Benitez, a 1996 McQueen High School graduate, is one of three daughters of a single mother who worked long shifts as a waitress until Benitez was 19. Her grandparents played a pivotal role in her Reno upbringing, engendering her interest in politics.
"This is how the face of America is changing," says Emma Sepulveda, Nevada foreign languages and literatures professor, of Benitez, the co-founder in 1996 of the Reno-based Nevada Empowered Women's (NEW) Project. "I think it is a message for the country that we do have a place, even in the beauty pageants, for Latinas. But then what an incredible woman to represent Latinas. I would hate to have someone there who is gorgeous, but who doesn't have any brains."
Sepuleveda is an Argentine native who worked for the Chilean women's movement for two decades.
Benitez, a 2001 Nevada political science alumna, was happy to share the spotlight at the July 13 Miss Nevada competition with university students Marielle McCombs (Miss UNR and state second runner-up) and Sara Hulsey (state first runner-up).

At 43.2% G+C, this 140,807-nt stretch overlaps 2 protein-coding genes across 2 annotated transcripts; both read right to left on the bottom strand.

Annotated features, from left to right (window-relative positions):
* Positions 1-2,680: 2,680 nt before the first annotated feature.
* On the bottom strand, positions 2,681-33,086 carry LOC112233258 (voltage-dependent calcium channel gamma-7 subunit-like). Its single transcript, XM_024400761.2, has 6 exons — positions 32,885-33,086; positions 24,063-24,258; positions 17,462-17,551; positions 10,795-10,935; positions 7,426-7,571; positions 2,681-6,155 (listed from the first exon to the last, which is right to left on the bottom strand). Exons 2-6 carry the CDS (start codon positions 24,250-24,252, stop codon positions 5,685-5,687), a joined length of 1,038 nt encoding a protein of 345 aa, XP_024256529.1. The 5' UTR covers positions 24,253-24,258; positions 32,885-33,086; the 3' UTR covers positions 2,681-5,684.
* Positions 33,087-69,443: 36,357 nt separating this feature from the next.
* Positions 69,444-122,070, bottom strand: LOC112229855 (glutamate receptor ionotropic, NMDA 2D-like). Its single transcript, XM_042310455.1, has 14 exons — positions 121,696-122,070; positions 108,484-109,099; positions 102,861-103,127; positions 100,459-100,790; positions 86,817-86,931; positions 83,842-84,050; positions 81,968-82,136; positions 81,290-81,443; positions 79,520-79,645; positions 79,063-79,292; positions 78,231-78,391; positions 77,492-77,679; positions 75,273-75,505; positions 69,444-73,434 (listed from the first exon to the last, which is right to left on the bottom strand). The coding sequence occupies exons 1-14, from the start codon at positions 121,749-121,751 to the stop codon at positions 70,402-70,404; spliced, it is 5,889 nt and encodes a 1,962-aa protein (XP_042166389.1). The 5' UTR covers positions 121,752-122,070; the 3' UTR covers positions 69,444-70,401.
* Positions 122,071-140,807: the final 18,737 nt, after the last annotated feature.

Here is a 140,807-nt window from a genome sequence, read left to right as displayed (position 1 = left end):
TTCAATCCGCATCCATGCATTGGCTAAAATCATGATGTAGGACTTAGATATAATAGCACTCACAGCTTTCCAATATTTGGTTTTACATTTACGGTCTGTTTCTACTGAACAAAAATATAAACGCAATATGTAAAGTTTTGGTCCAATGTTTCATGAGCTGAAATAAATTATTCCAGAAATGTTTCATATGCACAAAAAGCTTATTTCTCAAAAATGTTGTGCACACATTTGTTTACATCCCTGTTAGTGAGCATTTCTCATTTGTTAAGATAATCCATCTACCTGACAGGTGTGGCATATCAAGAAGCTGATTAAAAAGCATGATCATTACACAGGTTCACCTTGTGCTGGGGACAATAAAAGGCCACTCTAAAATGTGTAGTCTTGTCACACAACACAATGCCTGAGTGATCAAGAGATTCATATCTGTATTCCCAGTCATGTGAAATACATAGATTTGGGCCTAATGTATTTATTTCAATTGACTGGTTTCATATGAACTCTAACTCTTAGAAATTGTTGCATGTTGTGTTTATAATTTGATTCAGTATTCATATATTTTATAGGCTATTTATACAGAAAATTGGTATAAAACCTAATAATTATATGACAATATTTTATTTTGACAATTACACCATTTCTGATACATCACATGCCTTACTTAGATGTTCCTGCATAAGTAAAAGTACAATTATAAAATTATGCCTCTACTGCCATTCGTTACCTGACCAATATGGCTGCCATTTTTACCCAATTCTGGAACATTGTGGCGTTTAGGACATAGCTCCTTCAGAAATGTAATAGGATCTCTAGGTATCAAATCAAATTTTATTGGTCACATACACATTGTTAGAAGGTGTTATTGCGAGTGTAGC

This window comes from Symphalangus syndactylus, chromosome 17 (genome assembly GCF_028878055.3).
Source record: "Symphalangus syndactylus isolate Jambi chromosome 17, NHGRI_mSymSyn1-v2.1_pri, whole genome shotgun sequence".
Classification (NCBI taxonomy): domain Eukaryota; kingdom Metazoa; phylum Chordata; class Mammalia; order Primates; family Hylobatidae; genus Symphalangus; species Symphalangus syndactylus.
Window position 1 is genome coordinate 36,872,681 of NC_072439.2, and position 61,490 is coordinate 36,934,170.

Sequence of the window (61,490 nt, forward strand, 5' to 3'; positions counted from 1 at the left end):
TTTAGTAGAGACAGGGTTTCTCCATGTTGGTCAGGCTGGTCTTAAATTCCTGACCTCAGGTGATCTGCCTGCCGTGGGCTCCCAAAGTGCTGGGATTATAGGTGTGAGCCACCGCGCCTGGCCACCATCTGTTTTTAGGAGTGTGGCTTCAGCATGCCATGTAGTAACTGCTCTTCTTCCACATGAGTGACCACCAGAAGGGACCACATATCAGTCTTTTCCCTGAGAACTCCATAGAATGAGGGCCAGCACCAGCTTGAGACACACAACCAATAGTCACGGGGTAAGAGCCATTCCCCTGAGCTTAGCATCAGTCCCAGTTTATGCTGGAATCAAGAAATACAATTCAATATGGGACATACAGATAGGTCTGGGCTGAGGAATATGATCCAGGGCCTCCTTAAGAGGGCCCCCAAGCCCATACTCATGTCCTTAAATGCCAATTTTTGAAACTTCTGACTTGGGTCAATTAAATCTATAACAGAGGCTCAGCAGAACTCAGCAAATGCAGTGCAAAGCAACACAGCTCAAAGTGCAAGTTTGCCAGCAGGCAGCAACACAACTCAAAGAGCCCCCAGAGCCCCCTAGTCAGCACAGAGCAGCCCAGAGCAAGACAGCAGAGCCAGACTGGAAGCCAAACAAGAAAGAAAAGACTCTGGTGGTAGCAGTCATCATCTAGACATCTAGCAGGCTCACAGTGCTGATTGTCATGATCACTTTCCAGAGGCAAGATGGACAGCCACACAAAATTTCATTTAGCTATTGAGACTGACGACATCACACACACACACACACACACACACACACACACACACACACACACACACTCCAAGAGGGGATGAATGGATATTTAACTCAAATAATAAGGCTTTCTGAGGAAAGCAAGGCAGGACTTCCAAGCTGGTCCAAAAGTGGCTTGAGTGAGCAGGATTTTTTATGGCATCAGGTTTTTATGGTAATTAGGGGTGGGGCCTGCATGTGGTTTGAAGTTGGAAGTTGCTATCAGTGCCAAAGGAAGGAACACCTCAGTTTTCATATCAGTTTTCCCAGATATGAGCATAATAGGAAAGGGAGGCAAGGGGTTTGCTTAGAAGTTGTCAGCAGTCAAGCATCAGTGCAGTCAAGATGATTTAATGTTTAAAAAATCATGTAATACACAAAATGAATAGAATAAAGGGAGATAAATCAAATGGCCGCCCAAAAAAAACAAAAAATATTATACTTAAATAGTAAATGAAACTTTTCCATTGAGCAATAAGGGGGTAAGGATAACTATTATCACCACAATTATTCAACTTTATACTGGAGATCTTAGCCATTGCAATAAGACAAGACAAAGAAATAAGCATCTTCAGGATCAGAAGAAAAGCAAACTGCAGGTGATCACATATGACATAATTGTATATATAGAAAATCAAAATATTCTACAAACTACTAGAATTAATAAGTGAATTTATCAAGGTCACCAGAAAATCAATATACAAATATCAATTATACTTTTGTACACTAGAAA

"The three of us were top three at Miss Nevada this year, and all of us were from the University of Nevada, Reno," Benitez says. "I think that speaks amazingly about the university and the type of students that this university is starting to produce."
She is ardent about her work increasing the services of the NEW Project.
"Hopefully, we're going to grow and prosper the way that we have over the past six years," Benitez says. "We have been doing a lot of work at the regional and national level with TANF (the federal Temporary Assistance for Needy Families program). Since January (of 2002), I've accepted three invitations to lobby on Capitol Hill to talk about what welfare reform ought to look like to really help low-income families."
This fall, Benitez will enroll in the University of Michigan's master of social work program.
"I cannot wait to be Teresa Benitez, senator from the great state of Nevada," says the 1995 Nevada high school debate champion. "I look forward to representing my community."